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As the last part of my St. Pete adventure, I stopped at Fort De Soto to admire the M-1890-M1 12-inch mortars.  I’m an eighth-generation Boston Yankee and I was brought up around various Revolutionary and Civil War fortifications and monuments.  No summer was complete without taking a boat ride to George’s Island to crawl around Fort Warren, former home to Confederate prisoners of war.

I always thought that the prison trumped the Freedom Trail, with anything having to do with armaments or their accessories most exciting of all.  I am the true daughter of a General and I come by it honestly.  Give me a replica powder keg over a reproduction piece of table flatware any day.

Fort De Soto was built between 1898-1906 at the mouth of Tampa Bay.  The fort’s purpose was to guard Tampa Bay during the Spanish-American War.  I parked my car and walked around the battery and then up to the top of the fort, which had wonderful views of both St. Pete and the Gulf of Mexico.  I started up the stairway behind three people who were a few years older than I am, and I am ashamed to admit that I did not practice proper stairway etiquette.  They, as is the accepted custom, hugged the right-hand side of the stairway, but they were slow and kept pausing to look at some of the vegetation.  When they stopped, so did I.  One of the women kept turning back to look at me each time the male in the group noticed a special bug or a pattern of decay on a leaf.  After the fourth time (and at about the tenth step) I took out my camera and photographed the leaf and then, seeing the chance for a quick getaway (this skill inherent in my genetic code), zoomed up the left-hand side of the stairway two steps at a time.  Uphhh! What’s the hurry? said the other woman in the leaf-observing group.  I could tell what she was thinking:  Fort De Soto was for leisure, not for frantic rushing to be first to the top.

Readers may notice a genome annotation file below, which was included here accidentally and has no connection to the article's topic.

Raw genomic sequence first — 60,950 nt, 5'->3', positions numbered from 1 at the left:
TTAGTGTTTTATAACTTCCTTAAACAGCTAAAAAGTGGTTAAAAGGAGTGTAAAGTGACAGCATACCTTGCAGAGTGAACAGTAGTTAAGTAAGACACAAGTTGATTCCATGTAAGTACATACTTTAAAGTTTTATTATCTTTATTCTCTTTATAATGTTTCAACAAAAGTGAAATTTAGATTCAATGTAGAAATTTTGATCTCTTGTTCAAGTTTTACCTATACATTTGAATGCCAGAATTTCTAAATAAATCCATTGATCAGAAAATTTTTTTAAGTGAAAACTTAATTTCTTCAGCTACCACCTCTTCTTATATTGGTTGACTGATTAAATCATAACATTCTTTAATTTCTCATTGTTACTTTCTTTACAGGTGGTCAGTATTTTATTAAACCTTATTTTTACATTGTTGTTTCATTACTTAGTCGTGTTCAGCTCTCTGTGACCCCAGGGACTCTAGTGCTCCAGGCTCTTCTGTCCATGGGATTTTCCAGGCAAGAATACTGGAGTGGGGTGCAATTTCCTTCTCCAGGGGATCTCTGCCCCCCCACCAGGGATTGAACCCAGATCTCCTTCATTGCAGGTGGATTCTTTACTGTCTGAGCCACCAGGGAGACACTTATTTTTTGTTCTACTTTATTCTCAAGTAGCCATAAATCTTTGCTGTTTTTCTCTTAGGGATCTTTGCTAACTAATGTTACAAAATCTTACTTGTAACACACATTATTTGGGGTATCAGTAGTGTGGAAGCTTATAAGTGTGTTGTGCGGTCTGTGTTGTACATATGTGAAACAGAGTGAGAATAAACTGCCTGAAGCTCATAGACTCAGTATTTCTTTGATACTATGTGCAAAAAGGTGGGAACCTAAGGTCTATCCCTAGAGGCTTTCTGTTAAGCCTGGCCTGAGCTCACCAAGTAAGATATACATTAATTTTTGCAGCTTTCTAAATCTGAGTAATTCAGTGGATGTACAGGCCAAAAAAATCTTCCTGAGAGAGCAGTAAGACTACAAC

Once atop the fort, national pride swelled when I saw the American flag waving to the east of the fort.  I liked this reminder of right and might at a popular beach getaway, although I did keep in mind that what was right to some people may well be very wrong to others.  I was just about to pop a quarter into one of those giant old-fashioned binocular machines when one of the leaf-observers paid me back for cutting their group off on way up by cutting me off at the binoculars.  In went coin after coin and I wandered off to take some more pictures of trees and shrubs.  In the distance I saw what looked to be a pretty spectacular pier, but realizing I had a nearly three-hour drive home made me cut two of the leaf-observers off again as I hopped down the stairs at the southern side of the fort.

Social conventions aside, my visit to Fort De Soto was thoroughly enjoyable.  I plan to go back after mosquito season, mosquitoes being the main reason that the fort was unbearable in the summer for the troops stationed there.

This secluded little beach was on the west side of the road into Fort De Soto.  It faced what looked to be a appealingly sheltered campground.  So attractive was the campground that it made me want to go RV-ing.  I have officially become a Floridian.

Two of the 12-inch mortars.  Please note that when I first read about the mortars and did not quite grasp that the size referred to the mortar barrel, I thought, That’s pretty small.

Although I’m sure nature puts on a spectacular fireworks show, this would not be the place to watch it.

Looking down into the gun pit.

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